Dr. Emily Weinstein studies the intersections of networked technologies with the social, emotional, and civic lives of adolescents and emerging adults. Her research on digital technologies draws on a variety of methodological approaches, including digital post analyses, interviews, surveys, focus groups, and experiments. Dr. Weinstein's published work appears in interdisciplinary journals, including New Media & Society, Computers in Human Behavior, Journal of Adolescent Research, and International Journal of Communication. She is currently a postdoctoral fellow at Project Zero, a research center at the Harvard Graduate School of Education. 

Outside of her academic research, Weinstein collaborates with Common Sense Media on the development of free programs and resources related to digital citizenship; she also works regularly with teens, families, and schools. During the 2016-2017 academic year, Weinstein was appointed Instructor in Education at Harvard, where she taught a new course (H610h) on Adolescents and Social Media. She holds a Master's degree (Ed.M.) in Prevention Science and Practice and a Doctorate (Ed.D.) in Human Development and Education, both from Harvard University. 

Digital Stress
Weinstein explored adolescents' personal accounts of socio-digital stress through a thematic analysis of posts to MTV's forum for the A Thin Line Campaign. Based on her examination of 2,000 personal accounts, Weinstein (with Selman, 2014) proposes a distinction between two 'types' of digital stress. Type 1 stressors, which are motivated by hostility, include Mean and Harassing Personal Attacks, Impersonation, and Public Shaming and Humiliation. Type 2 stressors, which transpire in the context of navigating close relationships in a digital ecology, include Breaking and Entering into accounts and devices, Smothering quantities of communication, and the Pressure to Comply with requests for digital access and/or content (e.g., nude photographs).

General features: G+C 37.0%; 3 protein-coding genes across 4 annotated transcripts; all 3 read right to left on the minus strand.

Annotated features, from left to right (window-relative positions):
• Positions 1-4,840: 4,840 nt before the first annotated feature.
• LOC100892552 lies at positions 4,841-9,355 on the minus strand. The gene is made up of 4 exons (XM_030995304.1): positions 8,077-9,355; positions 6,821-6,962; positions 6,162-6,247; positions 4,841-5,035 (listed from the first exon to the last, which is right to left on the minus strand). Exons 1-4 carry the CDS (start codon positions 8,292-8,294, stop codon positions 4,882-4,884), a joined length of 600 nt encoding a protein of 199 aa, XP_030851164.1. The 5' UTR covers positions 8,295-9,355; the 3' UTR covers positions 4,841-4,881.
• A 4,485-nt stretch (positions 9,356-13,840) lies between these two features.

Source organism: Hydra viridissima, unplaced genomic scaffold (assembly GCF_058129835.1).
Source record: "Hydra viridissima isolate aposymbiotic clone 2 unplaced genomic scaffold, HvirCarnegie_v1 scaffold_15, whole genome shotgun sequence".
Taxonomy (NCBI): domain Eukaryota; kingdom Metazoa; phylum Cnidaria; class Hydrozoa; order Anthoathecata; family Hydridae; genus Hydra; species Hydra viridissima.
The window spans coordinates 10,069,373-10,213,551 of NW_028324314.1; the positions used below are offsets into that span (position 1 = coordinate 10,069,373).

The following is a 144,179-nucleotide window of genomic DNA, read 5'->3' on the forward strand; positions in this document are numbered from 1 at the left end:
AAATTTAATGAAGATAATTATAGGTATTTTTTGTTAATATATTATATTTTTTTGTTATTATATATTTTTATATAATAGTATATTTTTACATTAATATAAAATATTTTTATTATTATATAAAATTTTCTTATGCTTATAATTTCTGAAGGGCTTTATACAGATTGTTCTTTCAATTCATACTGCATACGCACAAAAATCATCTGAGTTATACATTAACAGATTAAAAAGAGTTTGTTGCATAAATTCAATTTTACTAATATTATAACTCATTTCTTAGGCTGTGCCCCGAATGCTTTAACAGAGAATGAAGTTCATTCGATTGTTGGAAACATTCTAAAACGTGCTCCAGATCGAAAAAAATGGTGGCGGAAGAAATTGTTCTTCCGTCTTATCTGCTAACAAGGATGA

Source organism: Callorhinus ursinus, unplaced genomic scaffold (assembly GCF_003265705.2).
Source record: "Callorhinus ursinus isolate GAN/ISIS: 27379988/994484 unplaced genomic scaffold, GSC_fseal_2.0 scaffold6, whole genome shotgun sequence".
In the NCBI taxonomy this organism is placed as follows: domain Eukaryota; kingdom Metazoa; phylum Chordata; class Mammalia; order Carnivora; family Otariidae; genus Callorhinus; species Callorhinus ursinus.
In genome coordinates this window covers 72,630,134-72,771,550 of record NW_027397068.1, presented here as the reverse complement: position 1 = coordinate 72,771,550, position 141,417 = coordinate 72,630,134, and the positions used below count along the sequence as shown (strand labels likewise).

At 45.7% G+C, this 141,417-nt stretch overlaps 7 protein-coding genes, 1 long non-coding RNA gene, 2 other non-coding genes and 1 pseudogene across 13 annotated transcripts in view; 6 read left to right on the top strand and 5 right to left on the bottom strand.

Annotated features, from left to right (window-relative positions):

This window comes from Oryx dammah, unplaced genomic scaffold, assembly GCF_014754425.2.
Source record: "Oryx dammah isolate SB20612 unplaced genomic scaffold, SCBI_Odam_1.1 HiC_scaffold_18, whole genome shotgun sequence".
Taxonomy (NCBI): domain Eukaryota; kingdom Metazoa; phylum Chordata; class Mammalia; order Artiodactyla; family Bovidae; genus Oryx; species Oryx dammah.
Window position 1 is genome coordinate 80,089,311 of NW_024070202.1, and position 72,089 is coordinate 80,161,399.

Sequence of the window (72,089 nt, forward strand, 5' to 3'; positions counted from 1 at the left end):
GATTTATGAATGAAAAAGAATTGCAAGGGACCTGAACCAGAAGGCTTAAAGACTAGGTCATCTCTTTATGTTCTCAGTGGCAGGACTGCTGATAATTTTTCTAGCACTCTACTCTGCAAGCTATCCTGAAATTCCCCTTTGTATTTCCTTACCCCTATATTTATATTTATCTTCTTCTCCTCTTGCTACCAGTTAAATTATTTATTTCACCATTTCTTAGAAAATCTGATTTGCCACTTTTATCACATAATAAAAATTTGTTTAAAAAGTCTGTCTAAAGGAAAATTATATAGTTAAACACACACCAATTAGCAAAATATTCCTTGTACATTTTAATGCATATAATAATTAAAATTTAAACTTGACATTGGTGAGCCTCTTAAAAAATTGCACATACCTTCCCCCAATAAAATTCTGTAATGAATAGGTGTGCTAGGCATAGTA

Weinstein and her colleagues draw on the digital stress framework in a subsequent analysis of peer recommendations for coping with socio-digital challenges (see Weinstein, Selman, Thomas, Kim, White, & Dinakar, 2015). They find that the most common recommendation for coping with hostility-oriented (Type 1) issues is to Get Help - most often from adults and authority figures - while Cutting Ties with the relational partner is most common for issues that arise in close relationships (Type 2).

Online Civic and Political Expression
Weinstein investigated approaches to online civic and political expression through a study of 70 U.S.-based civic actors aged 15 to 25 (see Weinstein, 2014). Drawing on individual semi-structured interviews, Weinstein characterizes the relationship between offline participation and online expression among civic youth in terms of “blended,” “bounded,” and “differentiated” approaches; she finds that a blended or expressive pattern is most common, and describes five sets of considerations that lead individuals to adopt particular patterns.

Weinstein (with Rundle and James, 2015) followed-up with participants two years after their original interviews in order to explore whether – and, if so, how and why – young civic actors changed their approaches to online expression. This second study documents a group-level shift to quieting or silencing civic expression on social media, and point to related social trends and implications.

Creativity

Studies using psychometric tests document declines in creativity over the past several decades. Weinstein, with colleagues Clark, DiBartolomeo, and Davis, (2014), explored whether and how this apparent trend would replicate through a qualitative investigation using an authentic nontest measure of creativity. The group analyzed 354 artworks and 50 creative writing works produced by adolescents between 1990–1995 and 2006–2011, and documented strong domain differences. Performance in visual arts increased on a variety of indices of complexity and technical proficiency, while performance in writing decreased on indices related to originality and technical proficiency. Based on their findings, Weinstein and her colleagues argue for the importance of considering cultural and technological changes in order to contextualize apparent trends in creativity research.  

*The aforementioned studies of civic and political expression were conducted as part of the Good Participation Project with support from the MacArthur Foundation via the Youth and Participatory Politics Research Network. The creativity study was conducted as part of the Developing Minds and Digital Media Project with support from the James and Judith K. Dimon Foundation.